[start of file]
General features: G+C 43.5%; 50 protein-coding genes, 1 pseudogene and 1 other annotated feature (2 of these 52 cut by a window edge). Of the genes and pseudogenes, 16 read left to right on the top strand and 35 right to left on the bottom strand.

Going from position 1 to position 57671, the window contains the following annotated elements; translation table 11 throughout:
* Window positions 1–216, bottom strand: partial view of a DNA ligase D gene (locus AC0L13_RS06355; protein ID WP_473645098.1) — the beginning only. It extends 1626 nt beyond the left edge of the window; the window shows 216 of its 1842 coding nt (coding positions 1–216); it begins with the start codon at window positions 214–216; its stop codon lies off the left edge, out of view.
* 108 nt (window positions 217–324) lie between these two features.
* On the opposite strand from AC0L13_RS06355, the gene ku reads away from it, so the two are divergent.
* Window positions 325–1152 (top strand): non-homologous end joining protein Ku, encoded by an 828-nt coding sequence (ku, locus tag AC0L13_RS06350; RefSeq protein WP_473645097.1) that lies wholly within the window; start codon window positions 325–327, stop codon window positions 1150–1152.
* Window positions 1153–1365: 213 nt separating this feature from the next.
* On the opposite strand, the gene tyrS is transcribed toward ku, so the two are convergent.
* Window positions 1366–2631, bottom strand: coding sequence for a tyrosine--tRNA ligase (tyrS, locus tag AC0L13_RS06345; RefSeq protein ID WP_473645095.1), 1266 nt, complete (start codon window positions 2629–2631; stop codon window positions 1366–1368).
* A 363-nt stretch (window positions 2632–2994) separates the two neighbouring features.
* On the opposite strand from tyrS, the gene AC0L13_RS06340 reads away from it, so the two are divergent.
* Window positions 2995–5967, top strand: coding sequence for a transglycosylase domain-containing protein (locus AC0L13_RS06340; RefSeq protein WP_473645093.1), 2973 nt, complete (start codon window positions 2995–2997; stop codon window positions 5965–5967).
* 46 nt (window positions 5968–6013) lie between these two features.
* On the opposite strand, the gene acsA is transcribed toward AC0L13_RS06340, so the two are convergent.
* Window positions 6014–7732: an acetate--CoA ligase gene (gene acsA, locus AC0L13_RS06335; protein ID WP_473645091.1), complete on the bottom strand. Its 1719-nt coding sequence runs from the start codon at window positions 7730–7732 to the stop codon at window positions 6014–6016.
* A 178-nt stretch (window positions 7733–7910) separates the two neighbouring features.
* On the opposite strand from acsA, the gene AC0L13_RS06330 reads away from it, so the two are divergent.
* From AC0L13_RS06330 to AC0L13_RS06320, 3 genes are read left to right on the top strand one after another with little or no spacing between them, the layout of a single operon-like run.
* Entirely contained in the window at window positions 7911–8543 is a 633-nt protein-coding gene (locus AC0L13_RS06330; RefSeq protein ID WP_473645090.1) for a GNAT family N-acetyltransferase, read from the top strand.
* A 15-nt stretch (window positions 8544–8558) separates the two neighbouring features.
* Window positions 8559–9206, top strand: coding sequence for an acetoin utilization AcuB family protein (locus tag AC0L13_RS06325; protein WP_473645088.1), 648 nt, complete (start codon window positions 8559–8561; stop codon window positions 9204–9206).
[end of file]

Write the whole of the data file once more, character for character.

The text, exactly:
General features: G+C 43.5%; 50 protein-coding genes, 1 pseudogene and 1 other annotated feature (2 of these 52 cut by a window edge). Of the genes and pseudogenes, 16 read left to right on the top strand and 35 right to left on the bottom strand.

Going from position 1 to position 57671, the window contains the following annotated elements; translation table 11 throughout:
* Window positions 1–216, bottom strand: partial view of a DNA ligase D gene (locus AC0L13_RS06355; protein ID WP_473645098.1) — the beginning only. It extends 1626 nt beyond the left edge of the window; the window shows 216 of its 1842 coding nt (coding positions 1–216); it begins with the start codon at window positions 214–216; its stop codon lies off the left edge, out of view.
* 108 nt (window positions 217–324) lie between these two features.
* On the opposite strand from AC0L13_RS06355, the gene ku reads away from it, so the two are divergent.
* Window positions 325–1152 (top strand): non-homologous end joining protein Ku, encoded by an 828-nt coding sequence (ku, locus tag AC0L13_RS06350; RefSeq protein WP_473645097.1) that lies wholly within the window; start codon window positions 325–327, stop codon window positions 1150–1152.
* Window positions 1153–1365: 213 nt separating this feature from the next.
* On the opposite strand, the gene tyrS is transcribed toward ku, so the two are convergent.
* Window positions 1366–2631, bottom strand: coding sequence for a tyrosine--tRNA ligase (tyrS, locus tag AC0L13_RS06345; RefSeq protein ID WP_473645095.1), 1266 nt, complete (start codon window positions 2629–2631; stop codon window positions 1366–1368).
* A 363-nt stretch (window positions 2632–2994) separates the two neighbouring features.
* On the opposite strand from tyrS, the gene AC0L13_RS06340 reads away from it, so the two are divergent.
* Window positions 2995–5967, top strand: coding sequence for a transglycosylase domain-containing protein (locus AC0L13_RS06340; RefSeq protein WP_473645093.1), 2973 nt, complete (start codon window positions 2995–2997; stop codon window positions 5965–5967).
* 46 nt (window positions 5968–6013) lie between these two features.
* On the opposite strand, the gene acsA is transcribed toward AC0L13_RS06340, so the two are convergent.
* Window positions 6014–7732: an acetate--CoA ligase gene (gene acsA, locus AC0L13_RS06335; protein ID WP_473645091.1), complete on the bottom strand. Its 1719-nt coding sequence runs from the start codon at window positions 7730–7732 to the stop codon at window positions 6014–6016.
* A 178-nt stretch (window positions 7733–7910) separates the two neighbouring features.
* On the opposite strand from acsA, the gene AC0L13_RS06330 reads away from it, so the two are divergent.
* From AC0L13_RS06330 to AC0L13_RS06320, 3 genes are read left to right on the top strand one after another with little or no spacing between them, the layout of a single operon-like run.
* Entirely contained in the window at window positions 7911–8543 is a 633-nt protein-coding gene (locus AC0L13_RS06330; RefSeq protein ID WP_473645090.1) for a GNAT family N-acetyltransferase, read from the top strand.
* A 15-nt stretch (window positions 8544–8558) separates the two neighbouring features.
* Window positions 8559–9206, top strand: coding sequence for an acetoin utilization AcuB family protein (locus tag AC0L13_RS06325; protein WP_473645088.1), 648 nt, complete (start codon window positions 8559–8561; stop codon window positions 9204–9206).